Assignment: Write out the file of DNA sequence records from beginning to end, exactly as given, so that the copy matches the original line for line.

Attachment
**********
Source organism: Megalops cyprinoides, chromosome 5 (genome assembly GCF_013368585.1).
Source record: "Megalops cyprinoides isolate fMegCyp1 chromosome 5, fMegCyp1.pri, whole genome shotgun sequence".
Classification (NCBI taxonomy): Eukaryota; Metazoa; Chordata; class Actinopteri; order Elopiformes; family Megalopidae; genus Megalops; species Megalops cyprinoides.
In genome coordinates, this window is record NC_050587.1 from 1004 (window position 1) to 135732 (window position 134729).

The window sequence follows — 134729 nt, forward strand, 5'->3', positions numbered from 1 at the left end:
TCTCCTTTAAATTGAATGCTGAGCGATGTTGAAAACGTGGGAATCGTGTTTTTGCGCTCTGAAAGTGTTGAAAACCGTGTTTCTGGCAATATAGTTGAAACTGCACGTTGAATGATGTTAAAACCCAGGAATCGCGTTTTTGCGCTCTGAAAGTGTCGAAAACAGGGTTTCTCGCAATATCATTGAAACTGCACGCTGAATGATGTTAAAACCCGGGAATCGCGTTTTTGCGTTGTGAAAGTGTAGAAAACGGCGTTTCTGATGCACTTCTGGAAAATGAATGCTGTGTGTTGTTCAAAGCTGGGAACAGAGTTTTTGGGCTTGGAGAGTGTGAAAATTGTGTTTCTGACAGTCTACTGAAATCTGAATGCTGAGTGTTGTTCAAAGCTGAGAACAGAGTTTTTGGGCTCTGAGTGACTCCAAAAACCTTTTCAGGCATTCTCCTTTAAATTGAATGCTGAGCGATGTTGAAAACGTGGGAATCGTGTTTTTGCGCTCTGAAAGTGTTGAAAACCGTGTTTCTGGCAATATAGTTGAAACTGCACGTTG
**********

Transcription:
Source organism: Megalops cyprinoides, chromosome 5 (genome assembly GCF_013368585.1).
Source record: "Megalops cyprinoides isolate fMegCyp1 chromosome 5, fMegCyp1.pri, whole genome shotgun sequence".
Classification (NCBI taxonomy): Eukaryota; Metazoa; Chordata; class Actinopteri; order Elopiformes; family Megalopidae; genus Megalops; species Megalops cyprinoides.
In genome coordinates, this window is record NC_050587.1 from 1004 (window position 1) to 135732 (window position 134729).

The window sequence follows — 134729 nt, forward strand, 5'->3', positions numbered from 1 at the left end:
TCTCCTTTAAATTGAATGCTGAGCGATGTTGAAAACGTGGGAATCGTGTTTTTGCGCTCTGAAAGTGTTGAAAACCGTGTTTCTGGCAATATAGTTGAAACTGCACGTTGAATGATGTTAAAACCCAGGAATCGCGTTTTTGCGCTCTGAAAGTGTCGAAAACAGGGTTTCTCGCAATATCATTGAAACTGCACGCTGAATGATGTTAAAACCCGGGAATCGCGTTTTTGCGTTGTGAAAGTGTAGAAAACGGCGTTTCTGATGCACTTCTGGAAAATGAATGCTGTGTGTTGTTCAAAGCTGGGAACAGAGTTTTTGGGCTTGGAGAGTGTGAAAATTGTGTTTCTGACAGTCTACTGAAATCTGAATGCTGAGTGTTGTTCAAAGCTGAGAACAGAGTTTTTGGGCTCTGAGTGACTCCAAAAACCTTTTCAGGCATTCTCCTTTAAATTGAATGCTGAGCGATGTTGAAAACGTGGGAATCGTGTTTTTGCGCTCTGAAAGTGTTGAAAACCGTGTTTCTGGCAATATAGTTGAAACTGCACGTTG